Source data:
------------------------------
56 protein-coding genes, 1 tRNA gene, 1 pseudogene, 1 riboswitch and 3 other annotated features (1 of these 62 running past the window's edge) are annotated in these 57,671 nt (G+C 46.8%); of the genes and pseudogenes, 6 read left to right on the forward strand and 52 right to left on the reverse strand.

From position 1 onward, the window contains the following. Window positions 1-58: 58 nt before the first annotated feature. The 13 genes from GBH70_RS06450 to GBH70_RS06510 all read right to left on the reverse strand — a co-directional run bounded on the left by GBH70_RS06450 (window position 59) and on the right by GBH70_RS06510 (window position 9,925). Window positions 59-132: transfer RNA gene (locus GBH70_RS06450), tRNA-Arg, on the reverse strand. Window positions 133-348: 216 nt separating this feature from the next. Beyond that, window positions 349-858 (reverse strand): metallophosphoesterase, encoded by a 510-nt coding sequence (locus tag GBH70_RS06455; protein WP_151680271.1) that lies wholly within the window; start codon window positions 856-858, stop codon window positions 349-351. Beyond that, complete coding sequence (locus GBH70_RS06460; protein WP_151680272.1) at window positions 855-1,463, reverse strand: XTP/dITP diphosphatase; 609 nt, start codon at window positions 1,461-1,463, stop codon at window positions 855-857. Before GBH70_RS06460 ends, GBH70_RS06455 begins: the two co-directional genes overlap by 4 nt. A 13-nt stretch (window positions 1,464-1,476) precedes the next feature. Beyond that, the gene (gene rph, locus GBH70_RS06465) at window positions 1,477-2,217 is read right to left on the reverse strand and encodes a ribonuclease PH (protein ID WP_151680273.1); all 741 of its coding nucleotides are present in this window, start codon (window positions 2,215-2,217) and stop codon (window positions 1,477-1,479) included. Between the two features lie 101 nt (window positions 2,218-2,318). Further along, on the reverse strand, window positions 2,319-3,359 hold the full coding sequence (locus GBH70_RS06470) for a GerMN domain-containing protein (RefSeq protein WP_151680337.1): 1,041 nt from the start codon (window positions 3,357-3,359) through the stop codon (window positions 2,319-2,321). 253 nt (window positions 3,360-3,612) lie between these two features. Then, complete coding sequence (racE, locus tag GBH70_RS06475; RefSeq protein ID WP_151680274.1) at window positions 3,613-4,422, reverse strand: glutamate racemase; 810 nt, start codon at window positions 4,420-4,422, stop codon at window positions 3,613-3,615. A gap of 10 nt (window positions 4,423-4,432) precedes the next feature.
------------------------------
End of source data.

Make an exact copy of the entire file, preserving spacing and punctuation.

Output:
56 protein-coding genes, 1 tRNA gene, 1 pseudogene, 1 riboswitch and 3 other annotated features (1 of these 62 running past the window's edge) are annotated in these 57,671 nt (G+C 46.8%); of the genes and pseudogenes, 6 read left to right on the forward strand and 52 right to left on the reverse strand.

From position 1 onward, the window contains the following. Window positions 1-58: 58 nt before the first annotated feature. The 13 genes from GBH70_RS06450 to GBH70_RS06510 all read right to left on the reverse strand — a co-directional run bounded on the left by GBH70_RS06450 (window position 59) and on the right by GBH70_RS06510 (window position 9,925). Window positions 59-132: transfer RNA gene (locus GBH70_RS06450), tRNA-Arg, on the reverse strand. Window positions 133-348: 216 nt separating this feature from the next. Beyond that, window positions 349-858 (reverse strand): metallophosphoesterase, encoded by a 510-nt coding sequence (locus tag GBH70_RS06455; protein WP_151680271.1) that lies wholly within the window; start codon window positions 856-858, stop codon window positions 349-351. Beyond that, complete coding sequence (locus GBH70_RS06460; protein WP_151680272.1) at window positions 855-1,463, reverse strand: XTP/dITP diphosphatase; 609 nt, start codon at window positions 1,461-1,463, stop codon at window positions 855-857. Before GBH70_RS06460 ends, GBH70_RS06455 begins: the two co-directional genes overlap by 4 nt. A 13-nt stretch (window positions 1,464-1,476) precedes the next feature. Beyond that, the gene (gene rph, locus GBH70_RS06465) at window positions 1,477-2,217 is read right to left on the reverse strand and encodes a ribonuclease PH (protein ID WP_151680273.1); all 741 of its coding nucleotides are present in this window, start codon (window positions 2,215-2,217) and stop codon (window positions 1,477-1,479) included. Between the two features lie 101 nt (window positions 2,218-2,318). Further along, on the reverse strand, window positions 2,319-3,359 hold the full coding sequence (locus GBH70_RS06470) for a GerMN domain-containing protein (RefSeq protein WP_151680337.1): 1,041 nt from the start codon (window positions 3,357-3,359) through the stop codon (window positions 2,319-2,321). 253 nt (window positions 3,360-3,612) lie between these two features. Then, complete coding sequence (racE, locus tag GBH70_RS06475; RefSeq protein ID WP_151680274.1) at window positions 3,613-4,422, reverse strand: glutamate racemase; 810 nt, start codon at window positions 4,420-4,422, stop codon at window positions 3,613-3,615. A gap of 10 nt (window positions 4,423-4,432) precedes the next feature.